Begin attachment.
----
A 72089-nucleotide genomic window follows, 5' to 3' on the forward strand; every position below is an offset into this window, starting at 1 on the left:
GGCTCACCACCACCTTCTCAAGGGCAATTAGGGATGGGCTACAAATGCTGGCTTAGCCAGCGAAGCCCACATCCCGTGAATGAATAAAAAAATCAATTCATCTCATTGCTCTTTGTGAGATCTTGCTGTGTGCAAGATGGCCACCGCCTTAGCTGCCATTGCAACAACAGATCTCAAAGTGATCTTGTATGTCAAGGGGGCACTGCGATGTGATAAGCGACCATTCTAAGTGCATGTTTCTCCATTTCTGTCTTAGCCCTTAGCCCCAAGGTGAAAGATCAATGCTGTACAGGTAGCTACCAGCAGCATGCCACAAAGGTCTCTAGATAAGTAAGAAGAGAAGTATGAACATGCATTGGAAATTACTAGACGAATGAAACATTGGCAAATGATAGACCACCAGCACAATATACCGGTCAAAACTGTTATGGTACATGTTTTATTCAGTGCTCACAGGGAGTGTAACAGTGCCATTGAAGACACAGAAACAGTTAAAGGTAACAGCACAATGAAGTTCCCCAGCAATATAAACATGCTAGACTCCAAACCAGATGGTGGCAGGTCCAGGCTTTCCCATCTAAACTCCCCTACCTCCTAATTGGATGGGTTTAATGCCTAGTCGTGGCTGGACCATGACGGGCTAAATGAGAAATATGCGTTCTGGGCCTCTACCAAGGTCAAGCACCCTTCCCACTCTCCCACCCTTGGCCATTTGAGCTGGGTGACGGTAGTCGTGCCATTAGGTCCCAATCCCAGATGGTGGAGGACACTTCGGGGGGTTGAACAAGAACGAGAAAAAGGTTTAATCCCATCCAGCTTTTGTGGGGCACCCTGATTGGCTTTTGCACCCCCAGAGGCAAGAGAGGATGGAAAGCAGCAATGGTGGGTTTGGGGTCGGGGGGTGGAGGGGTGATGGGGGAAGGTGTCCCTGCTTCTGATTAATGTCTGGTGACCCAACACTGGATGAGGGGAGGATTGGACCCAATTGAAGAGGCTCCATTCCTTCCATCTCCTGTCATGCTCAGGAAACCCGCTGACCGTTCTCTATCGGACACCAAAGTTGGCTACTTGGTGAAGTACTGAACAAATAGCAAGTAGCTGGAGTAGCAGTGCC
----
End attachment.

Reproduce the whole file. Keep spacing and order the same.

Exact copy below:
A 72089-nucleotide genomic window follows, 5' to 3' on the forward strand; every position below is an offset into this window, starting at 1 on the left:
GGCTCACCACCACCTTCTCAAGGGCAATTAGGGATGGGCTACAAATGCTGGCTTAGCCAGCGAAGCCCACATCCCGTGAATGAATAAAAAAATCAATTCATCTCATTGCTCTTTGTGAGATCTTGCTGTGTGCAAGATGGCCACCGCCTTAGCTGCCATTGCAACAACAGATCTCAAAGTGATCTTGTATGTCAAGGGGGCACTGCGATGTGATAAGCGACCATTCTAAGTGCATGTTTCTCCATTTCTGTCTTAGCCCTTAGCCCCAAGGTGAAAGATCAATGCTGTACAGGTAGCTACCAGCAGCATGCCACAAAGGTCTCTAGATAAGTAAGAAGAGAAGTATGAACATGCATTGGAAATTACTAGACGAATGAAACATTGGCAAATGATAGACCACCAGCACAATATACCGGTCAAAACTGTTATGGTACATGTTTTATTCAGTGCTCACAGGGAGTGTAACAGTGCCATTGAAGACACAGAAACAGTTAAAGGTAACAGCACAATGAAGTTCCCCAGCAATATAAACATGCTAGACTCCAAACCAGATGGTGGCAGGTCCAGGCTTTCCCATCTAAACTCCCCTACCTCCTAATTGGATGGGTTTAATGCCTAGTCGTGGCTGGACCATGACGGGCTAAATGAGAAATATGCGTTCTGGGCCTCTACCAAGGTCAAGCACCCTTCCCACTCTCCCACCCTTGGCCATTTGAGCTGGGTGACGGTAGTCGTGCCATTAGGTCCCAATCCCAGATGGTGGAGGACACTTCGGGGGGTTGAACAAGAACGAGAAAAAGGTTTAATCCCATCCAGCTTTTGTGGGGCACCCTGATTGGCTTTTGCACCCCCAGAGGCAAGAGAGGATGGAAAGCAGCAATGGTGGGTTTGGGGTCGGGGGGTGGAGGGGTGATGGGGGAAGGTGTCCCTGCTTCTGATTAATGTCTGGTGACCCAACACTGGATGAGGGGAGGATTGGACCCAATTGAAGAGGCTCCATTCCTTCCATCTCCTGTCATGCTCAGGAAACCCGCTGACCGTTCTCTATCGGACACCAAAGTTGGCTACTTGGTGAAGTACTGAACAAATAGCAAGTAGCTGGAGTAGCAGTGCC